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Grain handling and related agriculture industries

Grain handling operations include many types of activities that have a range of environmental regulations to meet. This section provides information on how to comply with some of those environmental regulations.

Air pollution regulations

There are some rules specific to some grain facilities with specific types of equipment, and others that might apply broadly to any grain handling operations or other agricultural operations as well. Review the Grain Facility fact sheet (AM-557) [PDF] to start. Then check the following requirements for more information on how they may apply.

Fugitive dust control

“Fugitive dust” is a term used to describe any particulate matter (PM) emissions released through any means other than a stack or duct of some kind. Any business creating enough dust, smoke, or fumes to be a noticeable source of air pollution must control those emissions. The following are examples of activities that would create fugitive dust:

  • large trucks transporting materials along unpaved roads;
  • unpaved parking lots;
  • piles of materials stored on site—like grain; and
  • dry materials directed to equipment not collected by another device—whether by baghouse, cyclone, wet scrubber, etc.

Any business that creates fugitive dust must do as much as possible to control those emissions and keep them from escaping into the environment. The following are a few suggestions based on the type of activity. Other best management practices recommended by industry experts are provided in the fact sheet Fugitive Dust Management (AM-556) [PDF].

  • For roads or storage piles, this may mean using water or chemicals to prevent dust plumes. Paving roads will reduce dust. Storage piles can be kept within a three-sided building to minimize emissions.
  • Mechanical collection devices (i.e. cyclones and dry filters) are effective, low cost ways to control PM emissions from processing equipment. Unfortunately, higher collection efficiency in any type of equipment can often mean higher costs. For example, a baghouse can be a very high efficiency control option but is more expensive than the others.

Grain terminal and grain storage elevators

The USEPA established a New Source Performance Standard (NSPS) for grain elevators constructed, modified or reconstructed after August 3, 1978, and defined as either:

  • Grain terminal elevator = any grain elevator which has a permanent storage capacity of more than 88,100 m3 (2.5 million U.S. bushels), except those located at animal food manufacturers, pet food manufacturers, cereal manufacturers, breweries, and livestock feedlots; or
  • Grain storage elevator = any grain elevator located at any wheat flour mill, wet corn mill, dry corn mill (human consumption), rice mill, or soybean oil extraction plant which has a permanent grain storage capacity of 35,200 m3 (1 million bushels).

The limits in the rule apply to the following equipment at those facilities:

  • truck unloading station;
  • truck loading station;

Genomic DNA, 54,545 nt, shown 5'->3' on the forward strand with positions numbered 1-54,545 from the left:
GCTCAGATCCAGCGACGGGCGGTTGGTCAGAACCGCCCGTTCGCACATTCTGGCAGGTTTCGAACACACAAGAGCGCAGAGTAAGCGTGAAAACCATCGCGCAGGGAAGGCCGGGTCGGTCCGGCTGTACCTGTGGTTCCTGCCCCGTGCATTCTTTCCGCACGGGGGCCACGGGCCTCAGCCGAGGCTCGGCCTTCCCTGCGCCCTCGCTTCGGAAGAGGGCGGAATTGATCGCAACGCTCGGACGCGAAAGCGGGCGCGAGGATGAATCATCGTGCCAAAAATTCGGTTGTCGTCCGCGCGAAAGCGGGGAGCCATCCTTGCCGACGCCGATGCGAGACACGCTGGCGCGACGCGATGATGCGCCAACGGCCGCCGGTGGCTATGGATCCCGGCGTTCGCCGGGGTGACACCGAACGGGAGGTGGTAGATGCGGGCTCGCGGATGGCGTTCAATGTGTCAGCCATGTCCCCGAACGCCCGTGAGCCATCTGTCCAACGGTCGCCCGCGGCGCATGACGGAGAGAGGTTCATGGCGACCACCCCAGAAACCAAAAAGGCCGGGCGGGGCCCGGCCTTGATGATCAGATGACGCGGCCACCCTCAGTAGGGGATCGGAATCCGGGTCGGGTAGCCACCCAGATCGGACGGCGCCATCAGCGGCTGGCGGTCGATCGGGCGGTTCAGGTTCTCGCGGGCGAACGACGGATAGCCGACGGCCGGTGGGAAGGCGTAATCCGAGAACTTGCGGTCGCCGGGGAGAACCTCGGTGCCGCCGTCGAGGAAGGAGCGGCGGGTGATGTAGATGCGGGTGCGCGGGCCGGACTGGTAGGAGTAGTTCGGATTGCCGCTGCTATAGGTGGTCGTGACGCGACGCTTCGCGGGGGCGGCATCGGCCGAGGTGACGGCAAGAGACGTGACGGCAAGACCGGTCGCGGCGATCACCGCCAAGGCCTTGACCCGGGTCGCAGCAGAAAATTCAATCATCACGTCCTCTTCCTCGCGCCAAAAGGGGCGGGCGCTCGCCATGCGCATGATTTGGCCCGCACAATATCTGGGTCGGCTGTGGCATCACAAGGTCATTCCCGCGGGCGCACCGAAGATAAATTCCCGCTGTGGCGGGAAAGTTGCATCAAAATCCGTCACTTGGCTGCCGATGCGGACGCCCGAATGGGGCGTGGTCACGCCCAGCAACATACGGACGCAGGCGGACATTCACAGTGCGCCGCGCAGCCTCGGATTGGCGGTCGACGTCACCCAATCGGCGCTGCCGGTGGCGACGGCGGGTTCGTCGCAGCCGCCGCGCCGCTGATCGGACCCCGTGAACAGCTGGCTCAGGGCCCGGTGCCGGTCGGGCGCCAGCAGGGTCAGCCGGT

• barge and ship unloading station;
  • barge and ship loading station;
  • railcar unloading station;
  • railcar loading station;
  • grain dryer; and
  • all grain handling operations.

You can review the specific requirements of the rule in 40 CFR Part 60, subpart DD [Exit DNR] or NR 440.47, Wis. Adm. Code [Exit DNR].

Prepared feeds manufacturing operations

The USEPA regulates prepared feeds manufacturing operations that are minor or area sources of federal hazardous air pollutants (HAPs), where the operations add the metal HAPs chromium (Cr) or manganese (Mn) to their product and where at least 50 percent of the annual production is animal feed. A minor, or area source of federal HAPs is one that has potential emissions of less than 10 tons per year (TPY) of any one federal HAP and less than 25 TPY of all federal HAPs combined. The list of federal HAPs can be found on EPA’s website at [Exit DNR]. The processes regulated include:

  • Mixing;
  • Storage of the meal or mash;
  • Steam conditioning;
  • Pelleting and pellet cooling; and
  • Crumbling and screening.

For more details on the rule requirements, review these materials:

Waste regulations

Unused materials from grain handling operations may be considered hazardous waste if heavy metals like chromium are present. Before disposing of any unused materials from processing, it is important to review whether the material is hazardous and then properly manage the waste going forward. Start with the Ag specific waste page and learn more about agrichemical waste management.

There are certain Ag related wastes that can be better managed by recycling or reusing them. Recycling or landfilling Ag plastic is preferred over burning. Learn more about recycling Ag plastics on the DNR's Managing agricultural plastics page. Other wastes found on a farm could be 'reused' in a fashion by composting them. Learn more on DNR's Farms and composting in Wisconsin page.

Wastewater regulations

  • Grain handling operations are often not connected to a municipal sewer system. However, if an operation is connected to a sewer, they should check with their local Wastewater Treatment plant or sewerage district about disposal of any waste liquids. They will have limits on what contaminants can be sent to the sewer and may need to pretreat your wastewater discharge before sending it to the treatment plant. Others will need to review possible discharge permits for disposal of wastewater to ground or surface water. Review the requirements starting on the DNR's Agribusiness: Concentrated Animal Feeding Operations page.
  • Agricultural product storage sources may also have to comply with a storm water discharge permit, or certify that they are not a source of exposure to storm water contamination. Review the storm water runoff permits page for more details.
Last revised: Thursday September 06 2018